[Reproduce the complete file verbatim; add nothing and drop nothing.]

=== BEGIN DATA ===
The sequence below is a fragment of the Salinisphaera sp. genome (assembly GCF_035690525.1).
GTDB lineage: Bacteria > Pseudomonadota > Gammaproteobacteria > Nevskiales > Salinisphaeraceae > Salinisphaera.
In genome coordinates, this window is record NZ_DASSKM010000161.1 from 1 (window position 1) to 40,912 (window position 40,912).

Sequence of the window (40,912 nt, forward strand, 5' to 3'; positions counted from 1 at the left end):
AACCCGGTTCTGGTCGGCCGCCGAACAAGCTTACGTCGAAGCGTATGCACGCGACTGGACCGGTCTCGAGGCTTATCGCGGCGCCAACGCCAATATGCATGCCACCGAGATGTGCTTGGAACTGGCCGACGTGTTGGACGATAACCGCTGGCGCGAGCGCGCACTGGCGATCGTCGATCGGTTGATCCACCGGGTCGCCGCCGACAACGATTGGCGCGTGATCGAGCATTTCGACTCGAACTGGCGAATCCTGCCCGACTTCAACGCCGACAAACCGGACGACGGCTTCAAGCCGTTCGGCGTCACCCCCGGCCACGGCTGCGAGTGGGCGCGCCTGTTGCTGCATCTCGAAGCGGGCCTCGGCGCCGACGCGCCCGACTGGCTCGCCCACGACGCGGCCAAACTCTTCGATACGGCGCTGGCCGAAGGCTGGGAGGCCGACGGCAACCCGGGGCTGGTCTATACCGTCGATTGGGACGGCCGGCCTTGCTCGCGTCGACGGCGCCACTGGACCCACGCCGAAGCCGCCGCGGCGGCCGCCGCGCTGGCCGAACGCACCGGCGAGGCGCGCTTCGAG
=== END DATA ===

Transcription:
The sequence below is a fragment of the Salinisphaera sp. genome (assembly GCF_035690525.1).
GTDB lineage: Bacteria > Pseudomonadota > Gammaproteobacteria > Nevskiales > Salinisphaeraceae > Salinisphaera.
In genome coordinates, this window is record NZ_DASSKM010000161.1 from 1 (window position 1) to 40,912 (window position 40,912).

Sequence of the window (40,912 nt, forward strand, 5' to 3'; positions counted from 1 at the left end):
AACCCGGTTCTGGTCGGCCGCCGAACAAGCTTACGTCGAAGCGTATGCACGCGACTGGACCGGTCTCGAGGCTTATCGCGGCGCCAACGCCAATATGCATGCCACCGAGATGTGCTTGGAACTGGCCGACGTGTTGGACGATAACCGCTGGCGCGAGCGCGCACTGGCGATCGTCGATCGGTTGATCCACCGGGTCGCCGCCGACAACGATTGGCGCGTGATCGAGCATTTCGACTCGAACTGGCGAATCCTGCCCGACTTCAACGCCGACAAACCGGACGACGGCTTCAAGCCGTTCGGCGTCACCCCCGGCCACGGCTGCGAGTGGGCGCGCCTGTTGCTGCATCTCGAAGCGGGCCTCGGCGCCGACGCGCCCGACTGGCTCGCCCACGACGCGGCCAAACTCTTCGATACGGCGCTGGCCGAAGGCTGGGAGGCCGACGGCAACCCGGGGCTGGTCTATACCGTCGATTGGGACGGCCGGCCTTGCTCGCGTCGACGGCGCCACTGGACCCACGCCGAAGCCGCCGCGGCGGCCGCCGCGCTGGCCGAACGCACCGGCGAGGCGCGCTTCGAG